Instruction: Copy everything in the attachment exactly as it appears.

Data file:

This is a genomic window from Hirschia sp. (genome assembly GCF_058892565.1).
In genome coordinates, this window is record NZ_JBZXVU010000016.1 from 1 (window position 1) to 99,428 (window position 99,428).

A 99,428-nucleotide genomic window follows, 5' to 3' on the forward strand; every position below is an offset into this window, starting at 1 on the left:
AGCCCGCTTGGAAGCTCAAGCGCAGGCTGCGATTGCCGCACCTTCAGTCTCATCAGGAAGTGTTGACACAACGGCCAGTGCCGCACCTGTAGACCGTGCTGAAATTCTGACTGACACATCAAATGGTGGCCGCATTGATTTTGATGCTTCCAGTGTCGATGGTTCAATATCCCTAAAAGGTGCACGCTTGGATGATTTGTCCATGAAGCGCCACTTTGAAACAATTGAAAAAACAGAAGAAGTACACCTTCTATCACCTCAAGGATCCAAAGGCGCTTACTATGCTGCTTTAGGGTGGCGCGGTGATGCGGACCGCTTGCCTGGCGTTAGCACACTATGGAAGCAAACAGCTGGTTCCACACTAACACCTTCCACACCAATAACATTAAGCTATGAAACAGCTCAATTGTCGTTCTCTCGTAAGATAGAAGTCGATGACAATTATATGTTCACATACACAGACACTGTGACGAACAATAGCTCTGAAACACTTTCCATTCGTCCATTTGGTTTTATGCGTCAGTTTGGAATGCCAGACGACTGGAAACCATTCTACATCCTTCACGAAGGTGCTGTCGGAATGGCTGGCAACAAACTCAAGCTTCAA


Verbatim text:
This is a genomic window from Hirschia sp. (genome assembly GCF_058892565.1).
In genome coordinates, this window is record NZ_JBZXVU010000016.1 from 1 (window position 1) to 99,428 (window position 99,428).

A 99,428-nucleotide genomic window follows, 5' to 3' on the forward strand; every position below is an offset into this window, starting at 1 on the left:
AGCCCGCTTGGAAGCTCAAGCGCAGGCTGCGATTGCCGCACCTTCAGTCTCATCAGGAAGTGTTGACACAACGGCCAGTGCCGCACCTGTAGACCGTGCTGAAATTCTGACTGACACATCAAATGGTGGCCGCATTGATTTTGATGCTTCCAGTGTCGATGGTTCAATATCCCTAAAAGGTGCACGCTTGGATGATTTGTCCATGAAGCGCCACTTTGAAACAATTGAAAAAACAGAAGAAGTACACCTTCTATCACCTCAAGGATCCAAAGGCGCTTACTATGCTGCTTTAGGGTGGCGCGGTGATGCGGACCGCTTGCCTGGCGTTAGCACACTATGGAAGCAAACAGCTGGTTCCACACTAACACCTTCCACACCAATAACATTAAGCTATGAAACAGCTCAATTGTCGTTCTCTCGTAAGATAGAAGTCGATGACAATTATATGTTCACATACACAGACACTGTGACGAACAATAGCTCTGAAACACTTTCCATTCGTCCATTTGGTTTTATGCGTCAGTTTGGAATGCCAGACGACTGGAAACCATTCTACATCCTTCACGAAGGTGCTGTCGGAATGGCTGGCAACAAACTCAAGCTTCAA